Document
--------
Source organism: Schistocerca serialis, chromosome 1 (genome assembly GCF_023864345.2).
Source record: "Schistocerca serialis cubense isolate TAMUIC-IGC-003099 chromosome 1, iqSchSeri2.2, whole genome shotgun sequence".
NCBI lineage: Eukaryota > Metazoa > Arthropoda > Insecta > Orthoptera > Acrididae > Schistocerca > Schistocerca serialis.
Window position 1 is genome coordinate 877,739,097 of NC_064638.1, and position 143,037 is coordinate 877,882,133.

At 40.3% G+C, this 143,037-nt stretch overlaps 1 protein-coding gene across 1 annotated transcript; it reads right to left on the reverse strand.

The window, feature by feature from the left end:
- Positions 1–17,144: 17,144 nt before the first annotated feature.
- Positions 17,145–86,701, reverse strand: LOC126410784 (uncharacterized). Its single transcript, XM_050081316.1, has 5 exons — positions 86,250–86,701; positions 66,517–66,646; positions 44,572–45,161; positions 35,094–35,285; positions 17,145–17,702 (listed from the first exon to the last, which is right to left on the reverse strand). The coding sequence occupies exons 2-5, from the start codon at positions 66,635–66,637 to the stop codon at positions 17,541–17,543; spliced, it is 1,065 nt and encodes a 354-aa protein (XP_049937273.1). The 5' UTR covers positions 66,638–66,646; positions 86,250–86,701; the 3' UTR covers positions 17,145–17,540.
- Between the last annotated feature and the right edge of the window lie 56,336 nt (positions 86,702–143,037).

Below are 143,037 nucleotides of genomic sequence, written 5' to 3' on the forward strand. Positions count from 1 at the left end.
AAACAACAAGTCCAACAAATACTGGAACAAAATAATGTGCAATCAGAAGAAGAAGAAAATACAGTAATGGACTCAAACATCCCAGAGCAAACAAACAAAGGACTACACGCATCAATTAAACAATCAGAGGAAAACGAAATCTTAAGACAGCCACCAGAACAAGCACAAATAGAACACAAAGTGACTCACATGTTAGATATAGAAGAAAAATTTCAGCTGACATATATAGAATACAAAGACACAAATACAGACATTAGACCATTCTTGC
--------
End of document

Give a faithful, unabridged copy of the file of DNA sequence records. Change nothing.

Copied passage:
Source organism: Schistocerca serialis, chromosome 1 (genome assembly GCF_023864345.2).
Source record: "Schistocerca serialis cubense isolate TAMUIC-IGC-003099 chromosome 1, iqSchSeri2.2, whole genome shotgun sequence".
NCBI lineage: Eukaryota > Metazoa > Arthropoda > Insecta > Orthoptera > Acrididae > Schistocerca > Schistocerca serialis.
Window position 1 is genome coordinate 877,739,097 of NC_064638.1, and position 143,037 is coordinate 877,882,133.

At 40.3% G+C, this 143,037-nt stretch overlaps 1 protein-coding gene across 1 annotated transcript; it reads right to left on the reverse strand.

The window, feature by feature from the left end:
- Positions 1–17,144: 17,144 nt before the first annotated feature.
- Positions 17,145–86,701, reverse strand: LOC126410784 (uncharacterized). Its single transcript, XM_050081316.1, has 5 exons — positions 86,250–86,701; positions 66,517–66,646; positions 44,572–45,161; positions 35,094–35,285; positions 17,145–17,702 (listed from the first exon to the last, which is right to left on the reverse strand). The coding sequence occupies exons 2-5, from the start codon at positions 66,635–66,637 to the stop codon at positions 17,541–17,543; spliced, it is 1,065 nt and encodes a 354-aa protein (XP_049937273.1). The 5' UTR covers positions 66,638–66,646; positions 86,250–86,701; the 3' UTR covers positions 17,145–17,540.
- Between the last annotated feature and the right edge of the window lie 56,336 nt (positions 86,702–143,037).

Below are 143,037 nucleotides of genomic sequence, written 5' to 3' on the forward strand. Positions count from 1 at the left end.
AAACAACAAGTCCAACAAATACTGGAACAAAATAATGTGCAATCAGAAGAAGAAGAAAATACAGTAATGGACTCAAACATCCCAGAGCAAACAAACAAAGGACTACACGCATCAATTAAACAATCAGAGGAAAACGAAATCTTAAGACAGCCACCAGAACAAGCACAAATAGAACACAAAGTGACTCACATGTTAGATATAGAAGAAAAATTTCAGCTGACATATATAGAATACAAAGACACAAATACAGACATTAGACCATTCTTGC